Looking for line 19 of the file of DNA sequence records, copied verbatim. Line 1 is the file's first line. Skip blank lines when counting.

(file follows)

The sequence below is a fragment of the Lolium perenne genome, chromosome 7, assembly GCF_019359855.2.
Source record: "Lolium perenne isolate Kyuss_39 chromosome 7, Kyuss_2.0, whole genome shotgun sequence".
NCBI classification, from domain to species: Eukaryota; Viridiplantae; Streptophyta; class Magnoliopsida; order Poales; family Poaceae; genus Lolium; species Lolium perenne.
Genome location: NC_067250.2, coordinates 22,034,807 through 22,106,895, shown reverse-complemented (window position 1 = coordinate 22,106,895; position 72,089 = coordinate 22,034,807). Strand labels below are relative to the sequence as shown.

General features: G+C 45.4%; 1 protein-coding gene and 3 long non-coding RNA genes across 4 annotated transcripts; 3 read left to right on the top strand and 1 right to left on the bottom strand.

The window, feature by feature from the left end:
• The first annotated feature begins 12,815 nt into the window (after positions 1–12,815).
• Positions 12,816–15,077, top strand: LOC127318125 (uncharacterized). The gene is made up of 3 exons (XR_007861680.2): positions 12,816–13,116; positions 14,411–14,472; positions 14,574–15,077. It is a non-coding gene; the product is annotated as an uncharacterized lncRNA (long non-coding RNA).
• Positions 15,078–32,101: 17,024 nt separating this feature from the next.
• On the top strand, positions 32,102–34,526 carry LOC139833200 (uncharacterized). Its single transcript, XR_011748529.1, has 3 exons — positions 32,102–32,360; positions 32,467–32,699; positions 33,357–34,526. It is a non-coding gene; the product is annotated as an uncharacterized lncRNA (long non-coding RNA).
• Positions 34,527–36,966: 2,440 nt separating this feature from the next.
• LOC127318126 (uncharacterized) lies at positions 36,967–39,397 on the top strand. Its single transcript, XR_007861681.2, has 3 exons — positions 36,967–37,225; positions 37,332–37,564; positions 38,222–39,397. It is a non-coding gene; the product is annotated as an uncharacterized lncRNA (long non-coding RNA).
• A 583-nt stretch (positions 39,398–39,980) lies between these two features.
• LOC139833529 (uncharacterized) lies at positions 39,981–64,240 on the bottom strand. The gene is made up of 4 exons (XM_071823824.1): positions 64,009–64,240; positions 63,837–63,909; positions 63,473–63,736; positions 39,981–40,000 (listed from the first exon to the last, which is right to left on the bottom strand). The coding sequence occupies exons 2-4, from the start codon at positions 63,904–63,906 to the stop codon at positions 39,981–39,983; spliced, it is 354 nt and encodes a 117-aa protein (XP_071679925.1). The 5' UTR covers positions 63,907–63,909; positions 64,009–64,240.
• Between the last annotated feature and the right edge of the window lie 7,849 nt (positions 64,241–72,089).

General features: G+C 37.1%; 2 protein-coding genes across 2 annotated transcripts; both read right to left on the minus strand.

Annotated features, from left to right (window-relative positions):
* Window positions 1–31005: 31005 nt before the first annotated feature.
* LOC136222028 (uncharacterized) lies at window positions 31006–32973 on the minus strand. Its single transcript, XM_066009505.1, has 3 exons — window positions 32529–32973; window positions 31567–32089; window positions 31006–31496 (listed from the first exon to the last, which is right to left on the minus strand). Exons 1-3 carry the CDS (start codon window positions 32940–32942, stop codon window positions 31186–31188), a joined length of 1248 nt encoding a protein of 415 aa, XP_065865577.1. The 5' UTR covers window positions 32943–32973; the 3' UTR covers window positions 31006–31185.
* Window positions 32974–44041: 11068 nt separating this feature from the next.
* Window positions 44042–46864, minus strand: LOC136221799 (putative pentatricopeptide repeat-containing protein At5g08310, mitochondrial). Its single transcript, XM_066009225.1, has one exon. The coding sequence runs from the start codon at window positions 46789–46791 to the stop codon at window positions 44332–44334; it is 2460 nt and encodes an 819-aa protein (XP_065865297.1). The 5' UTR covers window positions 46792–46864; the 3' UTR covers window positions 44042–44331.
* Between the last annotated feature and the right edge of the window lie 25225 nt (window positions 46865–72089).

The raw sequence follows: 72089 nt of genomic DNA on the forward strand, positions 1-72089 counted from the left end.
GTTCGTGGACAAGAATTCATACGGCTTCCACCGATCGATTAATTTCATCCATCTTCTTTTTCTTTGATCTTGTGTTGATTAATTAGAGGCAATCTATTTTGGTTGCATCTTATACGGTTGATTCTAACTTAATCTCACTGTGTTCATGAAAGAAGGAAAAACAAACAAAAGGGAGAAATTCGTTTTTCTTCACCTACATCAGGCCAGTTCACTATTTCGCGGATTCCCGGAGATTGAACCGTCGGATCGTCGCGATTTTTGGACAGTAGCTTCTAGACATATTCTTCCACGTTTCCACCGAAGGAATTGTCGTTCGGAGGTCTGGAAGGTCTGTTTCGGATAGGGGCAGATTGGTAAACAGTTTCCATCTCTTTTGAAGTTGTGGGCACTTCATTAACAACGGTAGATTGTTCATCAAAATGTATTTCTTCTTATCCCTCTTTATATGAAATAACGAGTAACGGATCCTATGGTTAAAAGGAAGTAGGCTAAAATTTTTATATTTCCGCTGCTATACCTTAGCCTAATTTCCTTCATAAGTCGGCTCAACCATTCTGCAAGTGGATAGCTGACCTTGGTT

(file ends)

* LOC136222028 (uncharacterized) lies at window positions 31006–32973 on the minus strand. Its single transcript, XM_066009505.1, has 3 exons — window positions 32529–32973; window positions 31567–32089; window positions 31006–31496 (listed from the first exon to the last, which is right to left on the minus strand). Exons 1-3 carry the CDS (start codon window positions 32940–32942, stop codon window positions 31186–31188), a joined length of 1248 nt encoding a protein of 415 aa, XP_065865577.1. The 5' UTR covers window positions 32943–32973; the 3' UTR covers window positions 31006–31185.